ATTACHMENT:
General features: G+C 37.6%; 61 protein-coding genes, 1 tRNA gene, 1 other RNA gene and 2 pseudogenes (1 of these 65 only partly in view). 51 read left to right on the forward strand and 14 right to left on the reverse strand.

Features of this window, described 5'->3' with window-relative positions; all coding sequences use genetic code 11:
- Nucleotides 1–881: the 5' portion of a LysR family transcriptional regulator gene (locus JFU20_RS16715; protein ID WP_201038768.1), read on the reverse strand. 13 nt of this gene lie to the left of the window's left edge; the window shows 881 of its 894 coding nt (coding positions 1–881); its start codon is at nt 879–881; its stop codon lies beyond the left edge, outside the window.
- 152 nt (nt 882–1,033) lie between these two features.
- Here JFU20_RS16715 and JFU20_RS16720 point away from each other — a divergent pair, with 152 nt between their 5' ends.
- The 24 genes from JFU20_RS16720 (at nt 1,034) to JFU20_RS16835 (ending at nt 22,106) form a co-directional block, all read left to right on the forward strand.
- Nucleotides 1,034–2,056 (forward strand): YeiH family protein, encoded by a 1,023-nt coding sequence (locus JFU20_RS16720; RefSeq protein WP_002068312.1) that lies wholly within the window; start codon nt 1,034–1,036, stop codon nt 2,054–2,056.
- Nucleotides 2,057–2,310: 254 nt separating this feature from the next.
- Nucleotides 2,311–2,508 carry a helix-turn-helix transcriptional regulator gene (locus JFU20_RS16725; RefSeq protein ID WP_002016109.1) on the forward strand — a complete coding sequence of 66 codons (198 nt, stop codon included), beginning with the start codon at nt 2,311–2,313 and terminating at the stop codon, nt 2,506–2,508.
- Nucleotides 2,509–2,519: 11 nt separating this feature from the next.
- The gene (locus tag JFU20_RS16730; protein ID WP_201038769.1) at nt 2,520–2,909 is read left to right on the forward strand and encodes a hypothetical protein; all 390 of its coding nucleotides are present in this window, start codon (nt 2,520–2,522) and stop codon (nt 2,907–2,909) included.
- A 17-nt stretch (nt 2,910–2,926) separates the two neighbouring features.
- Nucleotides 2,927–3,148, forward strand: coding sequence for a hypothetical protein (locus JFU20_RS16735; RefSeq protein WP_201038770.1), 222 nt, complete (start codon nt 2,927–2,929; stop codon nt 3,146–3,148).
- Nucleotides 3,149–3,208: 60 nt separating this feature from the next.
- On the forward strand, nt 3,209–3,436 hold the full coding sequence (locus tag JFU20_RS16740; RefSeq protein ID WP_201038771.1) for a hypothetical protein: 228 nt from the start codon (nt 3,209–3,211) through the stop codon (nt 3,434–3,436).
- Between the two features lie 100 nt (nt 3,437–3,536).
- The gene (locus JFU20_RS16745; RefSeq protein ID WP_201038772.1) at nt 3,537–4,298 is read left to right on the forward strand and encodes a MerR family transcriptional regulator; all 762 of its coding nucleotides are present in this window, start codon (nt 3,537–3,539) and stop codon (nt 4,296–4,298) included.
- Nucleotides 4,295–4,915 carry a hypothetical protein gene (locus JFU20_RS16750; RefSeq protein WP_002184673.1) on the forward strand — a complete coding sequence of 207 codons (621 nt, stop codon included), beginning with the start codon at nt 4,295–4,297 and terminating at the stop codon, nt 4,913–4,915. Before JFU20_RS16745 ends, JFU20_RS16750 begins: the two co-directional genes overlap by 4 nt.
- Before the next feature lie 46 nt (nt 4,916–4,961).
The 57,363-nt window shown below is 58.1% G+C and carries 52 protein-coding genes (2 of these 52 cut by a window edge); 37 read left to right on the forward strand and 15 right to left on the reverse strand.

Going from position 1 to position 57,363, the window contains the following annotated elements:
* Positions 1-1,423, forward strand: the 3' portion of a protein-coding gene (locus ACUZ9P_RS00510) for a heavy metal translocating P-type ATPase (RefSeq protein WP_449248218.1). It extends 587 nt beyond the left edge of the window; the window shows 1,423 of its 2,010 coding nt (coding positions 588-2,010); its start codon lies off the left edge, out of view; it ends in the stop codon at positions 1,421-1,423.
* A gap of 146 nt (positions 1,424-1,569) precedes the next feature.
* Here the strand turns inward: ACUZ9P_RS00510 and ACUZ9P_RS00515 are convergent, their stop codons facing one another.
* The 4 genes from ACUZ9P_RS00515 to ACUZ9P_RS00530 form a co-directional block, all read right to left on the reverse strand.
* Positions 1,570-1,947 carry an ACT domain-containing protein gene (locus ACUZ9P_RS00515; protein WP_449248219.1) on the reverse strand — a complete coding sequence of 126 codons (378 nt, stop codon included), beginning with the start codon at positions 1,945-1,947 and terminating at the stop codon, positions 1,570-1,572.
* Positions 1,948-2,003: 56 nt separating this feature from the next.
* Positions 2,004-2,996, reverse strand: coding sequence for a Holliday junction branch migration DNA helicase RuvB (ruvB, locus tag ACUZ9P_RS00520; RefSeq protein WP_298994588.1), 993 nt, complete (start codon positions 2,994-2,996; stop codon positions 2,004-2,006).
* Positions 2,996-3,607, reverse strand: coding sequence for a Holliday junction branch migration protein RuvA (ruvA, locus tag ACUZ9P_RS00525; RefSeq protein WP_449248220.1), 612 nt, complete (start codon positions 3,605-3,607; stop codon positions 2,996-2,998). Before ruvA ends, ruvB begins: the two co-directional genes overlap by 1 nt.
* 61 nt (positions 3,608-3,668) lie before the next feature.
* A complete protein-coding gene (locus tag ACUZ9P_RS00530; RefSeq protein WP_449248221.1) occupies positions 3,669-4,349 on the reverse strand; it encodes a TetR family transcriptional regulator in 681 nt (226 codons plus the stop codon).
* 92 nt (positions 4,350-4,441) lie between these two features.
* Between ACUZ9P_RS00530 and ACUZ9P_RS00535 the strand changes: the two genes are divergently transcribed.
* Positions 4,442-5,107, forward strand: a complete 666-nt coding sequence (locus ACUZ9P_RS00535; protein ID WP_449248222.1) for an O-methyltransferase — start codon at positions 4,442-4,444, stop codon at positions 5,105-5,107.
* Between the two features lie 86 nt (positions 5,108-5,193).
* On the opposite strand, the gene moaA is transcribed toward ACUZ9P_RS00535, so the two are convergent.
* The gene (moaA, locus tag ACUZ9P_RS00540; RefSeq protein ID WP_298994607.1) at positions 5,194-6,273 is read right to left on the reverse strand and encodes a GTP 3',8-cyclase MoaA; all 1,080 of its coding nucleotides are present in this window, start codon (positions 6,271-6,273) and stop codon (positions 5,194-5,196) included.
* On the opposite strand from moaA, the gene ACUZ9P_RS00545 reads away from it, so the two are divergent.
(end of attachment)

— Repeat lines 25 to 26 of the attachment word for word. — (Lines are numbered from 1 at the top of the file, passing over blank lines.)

* The 4 genes from ACUZ9P_RS00515 to ACUZ9P_RS00530 form a co-directional block, all read right to left on the reverse strand.
* Positions 1,570-1,947 carry an ACT domain-containing protein gene (locus ACUZ9P_RS00515; protein WP_449248219.1) on the reverse strand — a complete coding sequence of 126 codons (378 nt, stop codon included), beginning with the start codon at positions 1,945-1,947 and terminating at the stop codon, positions 1,570-1,572.